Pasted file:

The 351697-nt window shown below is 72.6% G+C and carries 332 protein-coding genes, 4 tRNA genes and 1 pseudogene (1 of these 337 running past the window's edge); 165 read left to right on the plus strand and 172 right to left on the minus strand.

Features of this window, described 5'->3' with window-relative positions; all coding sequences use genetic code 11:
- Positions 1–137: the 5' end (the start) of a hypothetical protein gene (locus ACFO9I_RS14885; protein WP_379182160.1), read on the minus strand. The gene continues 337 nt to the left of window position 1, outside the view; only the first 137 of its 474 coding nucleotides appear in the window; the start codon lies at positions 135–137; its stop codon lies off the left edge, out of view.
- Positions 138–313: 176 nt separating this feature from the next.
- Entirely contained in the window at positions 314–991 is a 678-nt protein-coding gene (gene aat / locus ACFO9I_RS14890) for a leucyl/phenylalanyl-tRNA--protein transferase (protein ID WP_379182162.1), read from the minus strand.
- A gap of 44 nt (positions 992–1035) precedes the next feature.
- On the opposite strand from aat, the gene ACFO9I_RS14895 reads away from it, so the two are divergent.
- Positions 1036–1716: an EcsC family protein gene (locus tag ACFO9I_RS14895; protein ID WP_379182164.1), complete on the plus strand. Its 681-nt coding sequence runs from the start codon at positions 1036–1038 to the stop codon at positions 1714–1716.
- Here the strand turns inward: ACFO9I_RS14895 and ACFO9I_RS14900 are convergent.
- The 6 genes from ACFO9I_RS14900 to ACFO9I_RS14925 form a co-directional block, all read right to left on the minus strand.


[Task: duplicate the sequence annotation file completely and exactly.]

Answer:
The 351697-nt window shown below is 72.6% G+C and carries 332 protein-coding genes, 4 tRNA genes and 1 pseudogene (1 of these 337 running past the window's edge); 165 read left to right on the plus strand and 172 right to left on the minus strand.

Features of this window, described 5'->3' with window-relative positions; all coding sequences use genetic code 11:
- Positions 1–137: the 5' end (the start) of a hypothetical protein gene (locus ACFO9I_RS14885; protein WP_379182160.1), read on the minus strand. The gene continues 337 nt to the left of window position 1, outside the view; only the first 137 of its 474 coding nucleotides appear in the window; the start codon lies at positions 135–137; its stop codon lies off the left edge, out of view.
- Positions 138–313: 176 nt separating this feature from the next.
- Entirely contained in the window at positions 314–991 is a 678-nt protein-coding gene (gene aat / locus ACFO9I_RS14890) for a leucyl/phenylalanyl-tRNA--protein transferase (protein ID WP_379182162.1), read from the minus strand.
- A gap of 44 nt (positions 992–1035) precedes the next feature.
- On the opposite strand from aat, the gene ACFO9I_RS14895 reads away from it, so the two are divergent.
- Positions 1036–1716: an EcsC family protein gene (locus tag ACFO9I_RS14895; protein ID WP_379182164.1), complete on the plus strand. Its 681-nt coding sequence runs from the start codon at positions 1036–1038 to the stop codon at positions 1714–1716.
- Here the strand turns inward: ACFO9I_RS14895 and ACFO9I_RS14900 are convergent.
- The 6 genes from ACFO9I_RS14900 to ACFO9I_RS14925 form a co-directional block, all read right to left on the minus strand.